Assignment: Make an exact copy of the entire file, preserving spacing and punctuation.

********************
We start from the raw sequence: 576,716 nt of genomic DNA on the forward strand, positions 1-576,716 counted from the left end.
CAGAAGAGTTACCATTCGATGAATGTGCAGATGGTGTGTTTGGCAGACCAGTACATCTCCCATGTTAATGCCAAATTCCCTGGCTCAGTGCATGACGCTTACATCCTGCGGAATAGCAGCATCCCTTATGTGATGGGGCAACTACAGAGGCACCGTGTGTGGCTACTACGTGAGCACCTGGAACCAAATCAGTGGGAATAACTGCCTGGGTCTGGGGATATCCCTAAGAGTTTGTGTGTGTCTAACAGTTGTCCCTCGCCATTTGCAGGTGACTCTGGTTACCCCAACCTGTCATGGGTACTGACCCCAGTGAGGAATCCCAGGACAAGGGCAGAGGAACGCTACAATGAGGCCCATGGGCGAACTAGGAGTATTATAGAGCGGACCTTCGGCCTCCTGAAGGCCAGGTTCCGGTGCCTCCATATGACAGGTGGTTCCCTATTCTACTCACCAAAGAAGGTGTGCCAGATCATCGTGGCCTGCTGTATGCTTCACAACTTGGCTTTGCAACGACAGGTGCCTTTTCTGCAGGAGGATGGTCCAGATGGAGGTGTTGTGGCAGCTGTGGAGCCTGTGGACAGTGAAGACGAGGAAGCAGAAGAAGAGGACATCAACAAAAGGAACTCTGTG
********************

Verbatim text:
We start from the raw sequence: 576,716 nt of genomic DNA on the forward strand, positions 1-576,716 counted from the left end.
CAGAAGAGTTACCATTCGATGAATGTGCAGATGGTGTGTTTGGCAGACCAGTACATCTCCCATGTTAATGCCAAATTCCCTGGCTCAGTGCATGACGCTTACATCCTGCGGAATAGCAGCATCCCTTATGTGATGGGGCAACTACAGAGGCACCGTGTGTGGCTACTACGTGAGCACCTGGAACCAAATCAGTGGGAATAACTGCCTGGGTCTGGGGATATCCCTAAGAGTTTGTGTGTGTCTAACAGTTGTCCCTCGCCATTTGCAGGTGACTCTGGTTACCCCAACCTGTCATGGGTACTGACCCCAGTGAGGAATCCCAGGACAAGGGCAGAGGAACGCTACAATGAGGCCCATGGGCGAACTAGGAGTATTATAGAGCGGACCTTCGGCCTCCTGAAGGCCAGGTTCCGGTGCCTCCATATGACAGGTGGTTCCCTATTCTACTCACCAAAGAAGGTGTGCCAGATCATCGTGGCCTGCTGTATGCTTCACAACTTGGCTTTGCAACGACAGGTGCCTTTTCTGCAGGAGGATGGTCCAGATGGAGGTGTTGTGGCAGCTGTGGAGCCTGTGGACAGTGAAGACGAGGAAGCAGAAGAAGAGGACATCAACAAAAGGAACTCTGTG